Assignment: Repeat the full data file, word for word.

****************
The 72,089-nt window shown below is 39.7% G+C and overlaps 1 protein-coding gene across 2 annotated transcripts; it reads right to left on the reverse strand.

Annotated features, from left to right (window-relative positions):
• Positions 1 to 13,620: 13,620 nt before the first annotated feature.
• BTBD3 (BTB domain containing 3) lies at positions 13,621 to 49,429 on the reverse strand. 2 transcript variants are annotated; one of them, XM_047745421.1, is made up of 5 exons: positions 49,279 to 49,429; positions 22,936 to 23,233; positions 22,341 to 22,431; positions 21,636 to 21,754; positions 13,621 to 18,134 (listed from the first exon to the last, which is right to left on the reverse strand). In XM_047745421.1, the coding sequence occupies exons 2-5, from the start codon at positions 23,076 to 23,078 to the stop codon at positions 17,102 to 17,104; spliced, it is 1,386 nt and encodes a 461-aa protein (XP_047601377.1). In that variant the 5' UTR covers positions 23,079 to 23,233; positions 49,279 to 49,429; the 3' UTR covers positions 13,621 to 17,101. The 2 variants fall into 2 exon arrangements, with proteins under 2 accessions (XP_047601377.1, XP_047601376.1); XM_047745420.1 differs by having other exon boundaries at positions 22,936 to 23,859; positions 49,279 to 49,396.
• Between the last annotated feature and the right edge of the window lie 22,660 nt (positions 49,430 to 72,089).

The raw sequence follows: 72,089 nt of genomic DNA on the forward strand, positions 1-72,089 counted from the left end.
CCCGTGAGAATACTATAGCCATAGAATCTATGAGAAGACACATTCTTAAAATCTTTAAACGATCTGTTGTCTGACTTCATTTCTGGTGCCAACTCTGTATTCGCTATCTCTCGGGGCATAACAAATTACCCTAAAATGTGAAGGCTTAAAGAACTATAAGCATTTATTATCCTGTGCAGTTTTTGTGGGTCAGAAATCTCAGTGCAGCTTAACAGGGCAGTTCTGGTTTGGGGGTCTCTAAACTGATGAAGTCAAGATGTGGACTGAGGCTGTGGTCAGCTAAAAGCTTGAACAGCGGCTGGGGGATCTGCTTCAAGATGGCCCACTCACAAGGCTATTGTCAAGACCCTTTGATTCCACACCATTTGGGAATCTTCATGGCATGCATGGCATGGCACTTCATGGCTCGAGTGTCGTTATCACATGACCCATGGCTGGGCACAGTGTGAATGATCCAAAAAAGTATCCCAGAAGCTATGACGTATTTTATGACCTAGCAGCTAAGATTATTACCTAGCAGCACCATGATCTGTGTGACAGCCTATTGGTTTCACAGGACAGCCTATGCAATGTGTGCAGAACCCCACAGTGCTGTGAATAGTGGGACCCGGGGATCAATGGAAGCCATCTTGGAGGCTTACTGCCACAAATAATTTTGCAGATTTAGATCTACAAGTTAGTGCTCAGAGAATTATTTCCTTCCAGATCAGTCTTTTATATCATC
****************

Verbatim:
The 72,089-nt window shown below is 39.7% G+C and overlaps 1 protein-coding gene across 2 annotated transcripts; it reads right to left on the reverse strand.

Annotated features, from left to right (window-relative positions):
• Positions 1 to 13,620: 13,620 nt before the first annotated feature.
• BTBD3 (BTB domain containing 3) lies at positions 13,621 to 49,429 on the reverse strand. 2 transcript variants are annotated; one of them, XM_047745421.1, is made up of 5 exons: positions 49,279 to 49,429; positions 22,936 to 23,233; positions 22,341 to 22,431; positions 21,636 to 21,754; positions 13,621 to 18,134 (listed from the first exon to the last, which is right to left on the reverse strand). In XM_047745421.1, the coding sequence occupies exons 2-5, from the start codon at positions 23,076 to 23,078 to the stop codon at positions 17,102 to 17,104; spliced, it is 1,386 nt and encodes a 461-aa protein (XP_047601377.1). In that variant the 5' UTR covers positions 23,079 to 23,233; positions 49,279 to 49,429; the 3' UTR covers positions 13,621 to 17,101. The 2 variants fall into 2 exon arrangements, with proteins under 2 accessions (XP_047601377.1, XP_047601376.1); XM_047745420.1 differs by having other exon boundaries at positions 22,936 to 23,859; positions 49,279 to 49,396.
• Between the last annotated feature and the right edge of the window lie 22,660 nt (positions 49,430 to 72,089).

The raw sequence follows: 72,089 nt of genomic DNA on the forward strand, positions 1-72,089 counted from the left end.
CCCGTGAGAATACTATAGCCATAGAATCTATGAGAAGACACATTCTTAAAATCTTTAAACGATCTGTTGTCTGACTTCATTTCTGGTGCCAACTCTGTATTCGCTATCTCTCGGGGCATAACAAATTACCCTAAAATGTGAAGGCTTAAAGAACTATAAGCATTTATTATCCTGTGCAGTTTTTGTGGGTCAGAAATCTCAGTGCAGCTTAACAGGGCAGTTCTGGTTTGGGGGTCTCTAAACTGATGAAGTCAAGATGTGGACTGAGGCTGTGGTCAGCTAAAAGCTTGAACAGCGGCTGGGGGATCTGCTTCAAGATGGCCCACTCACAAGGCTATTGTCAAGACCCTTTGATTCCACACCATTTGGGAATCTTCATGGCATGCATGGCATGGCACTTCATGGCTCGAGTGTCGTTATCACATGACCCATGGCTGGGCACAGTGTGAATGATCCAAAAAAGTATCCCAGAAGCTATGACGTATTTTATGACCTAGCAGCTAAGATTATTACCTAGCAGCACCATGATCTGTGTGACAGCCTATTGGTTTCACAGGACAGCCTATGCAATGTGTGCAGAACCCCACAGTGCTGTGAATAGTGGGACCCGGGGATCAATGGAAGCCATCTTGGAGGCTTACTGCCACAAATAATTTTGCAGATTTAGATCTACAAGTTAGTGCTCAGAGAATTATTTCCTTCCAGATCAGTCTTTTATATCATC